Cross Validation and Model Selection

To start off, watch this presentation that goes over what Cross Validation is.

Note: There are 3 videos + transcript in this series. The videos are mixed with the transcripts, so scroll down if you are only interested in the videos. Make sure you turn on HD.

There is no transcript for the presentation, though the original Powerpoint is in the code repo. Though , I strongly recommend you watch the video, as I talk over several points that may not be obvious by just looking at the presentation.

Now, to the main code. The source code is here. We will be starting with the file Iris.ipynb.

We are working with the Iris Dataset in this example. Gathered in 1936, it is a very simple dataset, which is why it is used for teaching. It is a part of the Scikit library.

The raw data is here. A sample:

The values are sepal length, width, petal length & width, and the last entry is the name of the flower species. The aim is to predict the flower specie using sepal and petal measurements.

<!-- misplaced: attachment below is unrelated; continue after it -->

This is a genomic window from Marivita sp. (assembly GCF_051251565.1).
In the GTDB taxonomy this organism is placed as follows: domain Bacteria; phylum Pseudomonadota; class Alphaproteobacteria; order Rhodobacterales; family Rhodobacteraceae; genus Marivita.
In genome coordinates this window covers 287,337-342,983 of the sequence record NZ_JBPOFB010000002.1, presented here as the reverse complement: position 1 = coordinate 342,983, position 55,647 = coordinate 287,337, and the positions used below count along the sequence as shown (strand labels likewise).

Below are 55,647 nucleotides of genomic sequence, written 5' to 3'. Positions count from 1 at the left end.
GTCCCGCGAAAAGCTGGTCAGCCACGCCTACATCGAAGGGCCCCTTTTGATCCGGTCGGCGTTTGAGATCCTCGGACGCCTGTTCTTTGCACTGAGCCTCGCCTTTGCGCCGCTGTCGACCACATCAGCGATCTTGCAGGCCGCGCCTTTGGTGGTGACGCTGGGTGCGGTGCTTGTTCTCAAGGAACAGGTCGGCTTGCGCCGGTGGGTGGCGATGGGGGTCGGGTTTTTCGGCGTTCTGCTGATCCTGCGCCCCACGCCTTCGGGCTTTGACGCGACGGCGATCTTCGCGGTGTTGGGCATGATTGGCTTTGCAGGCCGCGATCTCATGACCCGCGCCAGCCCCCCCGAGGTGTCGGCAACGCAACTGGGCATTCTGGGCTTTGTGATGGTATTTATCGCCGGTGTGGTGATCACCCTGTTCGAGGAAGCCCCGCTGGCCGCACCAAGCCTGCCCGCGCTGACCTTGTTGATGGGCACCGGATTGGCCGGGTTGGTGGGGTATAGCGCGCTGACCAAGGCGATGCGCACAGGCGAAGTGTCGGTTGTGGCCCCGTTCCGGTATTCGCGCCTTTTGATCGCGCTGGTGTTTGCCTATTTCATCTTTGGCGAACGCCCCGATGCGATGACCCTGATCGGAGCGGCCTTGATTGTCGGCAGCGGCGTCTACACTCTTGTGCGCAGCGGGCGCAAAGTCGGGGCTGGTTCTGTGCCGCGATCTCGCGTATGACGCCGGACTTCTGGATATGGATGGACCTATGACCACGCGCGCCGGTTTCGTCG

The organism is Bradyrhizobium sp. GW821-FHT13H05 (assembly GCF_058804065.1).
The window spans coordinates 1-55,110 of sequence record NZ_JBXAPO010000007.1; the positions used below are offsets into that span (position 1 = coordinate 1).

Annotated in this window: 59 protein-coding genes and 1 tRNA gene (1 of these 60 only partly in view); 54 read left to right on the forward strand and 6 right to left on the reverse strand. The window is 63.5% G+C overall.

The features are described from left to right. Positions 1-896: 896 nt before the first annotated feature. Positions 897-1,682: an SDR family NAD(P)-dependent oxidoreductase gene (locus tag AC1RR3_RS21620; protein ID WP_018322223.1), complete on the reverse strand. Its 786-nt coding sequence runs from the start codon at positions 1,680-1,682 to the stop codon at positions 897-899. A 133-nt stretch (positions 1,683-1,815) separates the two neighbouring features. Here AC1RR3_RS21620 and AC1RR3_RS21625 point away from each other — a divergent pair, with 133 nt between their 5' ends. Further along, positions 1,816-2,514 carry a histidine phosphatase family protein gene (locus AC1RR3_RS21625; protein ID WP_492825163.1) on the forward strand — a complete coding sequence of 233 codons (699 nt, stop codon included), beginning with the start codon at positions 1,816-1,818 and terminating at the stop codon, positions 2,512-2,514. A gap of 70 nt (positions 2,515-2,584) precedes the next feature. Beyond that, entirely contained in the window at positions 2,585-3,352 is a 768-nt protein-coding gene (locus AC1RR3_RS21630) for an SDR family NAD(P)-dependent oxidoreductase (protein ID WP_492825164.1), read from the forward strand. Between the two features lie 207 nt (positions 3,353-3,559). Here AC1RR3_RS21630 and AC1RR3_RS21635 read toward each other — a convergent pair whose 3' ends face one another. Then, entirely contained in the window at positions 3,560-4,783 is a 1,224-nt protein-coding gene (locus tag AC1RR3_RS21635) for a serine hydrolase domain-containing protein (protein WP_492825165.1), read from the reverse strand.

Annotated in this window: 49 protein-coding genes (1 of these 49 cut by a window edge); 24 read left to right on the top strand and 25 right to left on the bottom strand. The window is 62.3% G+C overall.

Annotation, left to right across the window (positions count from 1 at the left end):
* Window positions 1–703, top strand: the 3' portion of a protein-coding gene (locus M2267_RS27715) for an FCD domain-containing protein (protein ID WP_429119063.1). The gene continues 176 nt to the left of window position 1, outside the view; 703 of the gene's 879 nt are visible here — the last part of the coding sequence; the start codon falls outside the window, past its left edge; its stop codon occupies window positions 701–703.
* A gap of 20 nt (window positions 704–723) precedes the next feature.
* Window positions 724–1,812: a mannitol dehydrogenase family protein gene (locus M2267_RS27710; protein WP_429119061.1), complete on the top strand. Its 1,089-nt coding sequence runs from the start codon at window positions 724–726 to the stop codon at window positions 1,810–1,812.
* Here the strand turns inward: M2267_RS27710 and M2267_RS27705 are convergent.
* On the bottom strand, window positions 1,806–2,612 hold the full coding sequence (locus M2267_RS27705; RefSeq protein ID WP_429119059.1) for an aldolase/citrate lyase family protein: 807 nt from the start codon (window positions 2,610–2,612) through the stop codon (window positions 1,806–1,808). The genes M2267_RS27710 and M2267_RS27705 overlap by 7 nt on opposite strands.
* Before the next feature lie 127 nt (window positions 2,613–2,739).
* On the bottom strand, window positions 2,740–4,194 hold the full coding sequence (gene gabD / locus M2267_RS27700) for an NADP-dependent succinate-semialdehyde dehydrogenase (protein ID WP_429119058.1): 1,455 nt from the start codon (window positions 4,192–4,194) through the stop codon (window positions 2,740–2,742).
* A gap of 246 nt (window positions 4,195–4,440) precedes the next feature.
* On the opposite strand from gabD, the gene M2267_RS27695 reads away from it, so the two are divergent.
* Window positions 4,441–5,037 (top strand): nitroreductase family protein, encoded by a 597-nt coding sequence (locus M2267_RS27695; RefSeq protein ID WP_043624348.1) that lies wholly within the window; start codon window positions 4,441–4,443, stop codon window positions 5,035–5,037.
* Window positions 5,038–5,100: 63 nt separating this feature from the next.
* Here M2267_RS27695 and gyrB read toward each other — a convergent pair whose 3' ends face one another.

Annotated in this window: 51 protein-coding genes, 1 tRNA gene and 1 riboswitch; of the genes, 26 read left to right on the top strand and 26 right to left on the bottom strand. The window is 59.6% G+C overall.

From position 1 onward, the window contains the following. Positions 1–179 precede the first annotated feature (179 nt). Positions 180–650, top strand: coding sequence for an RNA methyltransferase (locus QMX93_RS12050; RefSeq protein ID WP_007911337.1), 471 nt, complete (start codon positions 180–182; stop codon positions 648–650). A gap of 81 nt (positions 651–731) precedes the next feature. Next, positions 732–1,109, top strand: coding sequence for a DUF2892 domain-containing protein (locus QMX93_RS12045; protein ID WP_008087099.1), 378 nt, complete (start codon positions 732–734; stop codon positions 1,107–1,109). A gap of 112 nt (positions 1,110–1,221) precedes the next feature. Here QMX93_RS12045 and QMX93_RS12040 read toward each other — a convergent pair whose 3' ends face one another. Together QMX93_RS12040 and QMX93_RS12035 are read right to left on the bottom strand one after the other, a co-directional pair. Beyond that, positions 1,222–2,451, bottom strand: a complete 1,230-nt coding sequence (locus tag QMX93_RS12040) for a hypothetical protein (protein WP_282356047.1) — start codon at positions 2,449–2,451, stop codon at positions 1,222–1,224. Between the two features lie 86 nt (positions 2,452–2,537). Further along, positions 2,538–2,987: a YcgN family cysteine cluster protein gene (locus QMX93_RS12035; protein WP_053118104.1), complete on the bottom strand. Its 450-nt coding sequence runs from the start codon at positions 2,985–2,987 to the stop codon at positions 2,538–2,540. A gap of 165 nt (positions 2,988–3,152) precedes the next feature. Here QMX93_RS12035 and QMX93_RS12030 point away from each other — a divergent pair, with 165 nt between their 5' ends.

If you don’t know what a sepal is (as I didn’t), this image taken from Wikipedia will give you an idea:

Let’s start with the code. We import everything we need (which I won’t show here). Let’s go to the main code:

The load_iris() functions the data into memory. You can do a

if you want to see what the data is. It is the raw data, which includes description of the dataset. A small sample (which I’ve edited, as it’s too big to print):

We can work with the above, as Scikit gives us easier ways to read the data. We can directly access the input values (sepal & petal measurements) and expected output (flower specie):

Where the input is of the format:

These are the 4 measurements: sepal length and width, petal length and width.

The output is: